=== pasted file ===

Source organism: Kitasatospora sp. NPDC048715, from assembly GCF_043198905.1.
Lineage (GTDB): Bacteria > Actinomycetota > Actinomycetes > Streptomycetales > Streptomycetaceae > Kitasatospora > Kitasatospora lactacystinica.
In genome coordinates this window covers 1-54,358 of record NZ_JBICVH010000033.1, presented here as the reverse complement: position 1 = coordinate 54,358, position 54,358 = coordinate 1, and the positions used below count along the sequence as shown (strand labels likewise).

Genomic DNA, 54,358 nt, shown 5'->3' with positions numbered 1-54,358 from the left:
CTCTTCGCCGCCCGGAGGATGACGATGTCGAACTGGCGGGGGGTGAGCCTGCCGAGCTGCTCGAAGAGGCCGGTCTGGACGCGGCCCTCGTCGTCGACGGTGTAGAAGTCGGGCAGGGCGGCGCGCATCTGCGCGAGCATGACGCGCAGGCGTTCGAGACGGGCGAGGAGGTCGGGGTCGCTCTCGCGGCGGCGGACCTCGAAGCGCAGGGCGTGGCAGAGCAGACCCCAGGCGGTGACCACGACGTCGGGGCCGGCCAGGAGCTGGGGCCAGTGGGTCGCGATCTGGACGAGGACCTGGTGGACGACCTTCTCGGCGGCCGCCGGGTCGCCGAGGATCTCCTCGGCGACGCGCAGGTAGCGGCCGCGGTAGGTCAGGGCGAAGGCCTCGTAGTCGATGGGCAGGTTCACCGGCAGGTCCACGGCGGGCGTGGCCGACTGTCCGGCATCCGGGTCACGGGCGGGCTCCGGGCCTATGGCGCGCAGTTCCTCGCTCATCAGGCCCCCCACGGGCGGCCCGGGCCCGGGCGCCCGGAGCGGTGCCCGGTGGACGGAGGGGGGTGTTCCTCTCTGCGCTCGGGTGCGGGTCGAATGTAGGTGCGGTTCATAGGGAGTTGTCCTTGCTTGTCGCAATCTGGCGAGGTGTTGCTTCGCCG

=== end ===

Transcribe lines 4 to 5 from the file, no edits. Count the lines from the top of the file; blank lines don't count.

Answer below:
Genomic DNA, 54,358 nt, shown 5'->3' with positions numbered 1-54,358 from the left:
CTCTTCGCCGCCCGGAGGATGACGATGTCGAACTGGCGGGGGGTGAGCCTGCCGAGCTGCTCGAAGAGGCCGGTCTGGACGCGGCCCTCGTCGTCGACGGTGTAGAAGTCGGGCAGGGCGGCGCGCATCTGCGCGAGCATGACGCGCAGGCGTTCGAGACGGGCGAGGAGGTCGGGGTCGCTCTCGCGGCGGCGGACCTCGAAGCGCAGGGCGTGGCAGAGCAGACCCCAGGCGGTGACCACGACGTCGGGGCCGGCCAGGAGCTGGGGCCAGTGGGTCGCGATCTGGACGAGGACCTGGTGGACGACCTTCTCGGCGGCCGCCGGGTCGCCGAGGATCTCCTCGGCGACGCGCAGGTAGCGGCCGCGGTAGGTCAGGGCGAAGGCCTCGTAGTCGATGGGCAGGTTCACCGGCAGGTCCACGGCGGGCGTGGCCGACTGTCCGGCATCCGGGTCACGGGCGGGCTCCGGGCCTATGGCGCGCAGTTCCTCGCTCATCAGGCCCCCCACGGGCGGCCCGGGCCCGGGCGCCCGGAGCGGTGCCCGGTGGACGGAGGGGGGTGTTCCTCTCTGCGCTCGGGTGCGGGTCGAATGTAGGTGCGGTTCATAGGGAGTTGTCCTTGCTTGTCGCAATCTGGCGAGGTGTTGCTTCGCCG